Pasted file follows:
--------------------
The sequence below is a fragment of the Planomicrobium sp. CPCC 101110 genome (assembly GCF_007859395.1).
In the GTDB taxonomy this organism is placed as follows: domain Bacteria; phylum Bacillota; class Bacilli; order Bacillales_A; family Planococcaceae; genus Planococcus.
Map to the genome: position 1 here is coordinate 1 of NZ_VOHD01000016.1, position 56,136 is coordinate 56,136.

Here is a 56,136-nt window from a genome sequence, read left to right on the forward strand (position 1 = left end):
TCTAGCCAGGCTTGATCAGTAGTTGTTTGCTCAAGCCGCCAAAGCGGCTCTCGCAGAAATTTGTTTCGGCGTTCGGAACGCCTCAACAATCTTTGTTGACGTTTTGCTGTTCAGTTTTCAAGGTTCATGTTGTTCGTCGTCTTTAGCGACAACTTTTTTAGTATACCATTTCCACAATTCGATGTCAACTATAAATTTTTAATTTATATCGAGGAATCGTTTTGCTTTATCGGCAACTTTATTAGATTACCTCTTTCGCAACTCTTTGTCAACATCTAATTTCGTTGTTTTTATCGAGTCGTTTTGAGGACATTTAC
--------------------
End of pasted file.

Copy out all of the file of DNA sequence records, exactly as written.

The sequence below is a fragment of the Planomicrobium sp. CPCC 101110 genome (assembly GCF_007859395.1).
In the GTDB taxonomy this organism is placed as follows: domain Bacteria; phylum Bacillota; class Bacilli; order Bacillales_A; family Planococcaceae; genus Planococcus.
Map to the genome: position 1 here is coordinate 1 of NZ_VOHD01000016.1, position 56,136 is coordinate 56,136.

Here is a 56,136-nt window from a genome sequence, read left to right on the forward strand (position 1 = left end):
TCTAGCCAGGCTTGATCAGTAGTTGTTTGCTCAAGCCGCCAAAGCGGCTCTCGCAGAAATTTGTTTCGGCGTTCGGAACGCCTCAACAATCTTTGTTGACGTTTTGCTGTTCAGTTTTCAAGGTTCATGTTGTTCGTCGTCTTTAGCGACAACTTTTTTAGTATACCATTTCCACAATTCGATGTCAACTATAAATTTTTAATTTATATCGAGGAATCGTTTTGCTTTATCGGCAACTTTATTAGATTACCTCTTTCGCAACTCTTTGTCAACATCTAATTTCGTTGTTTTTATCGAGTCGTTTTGAGGACATTTAC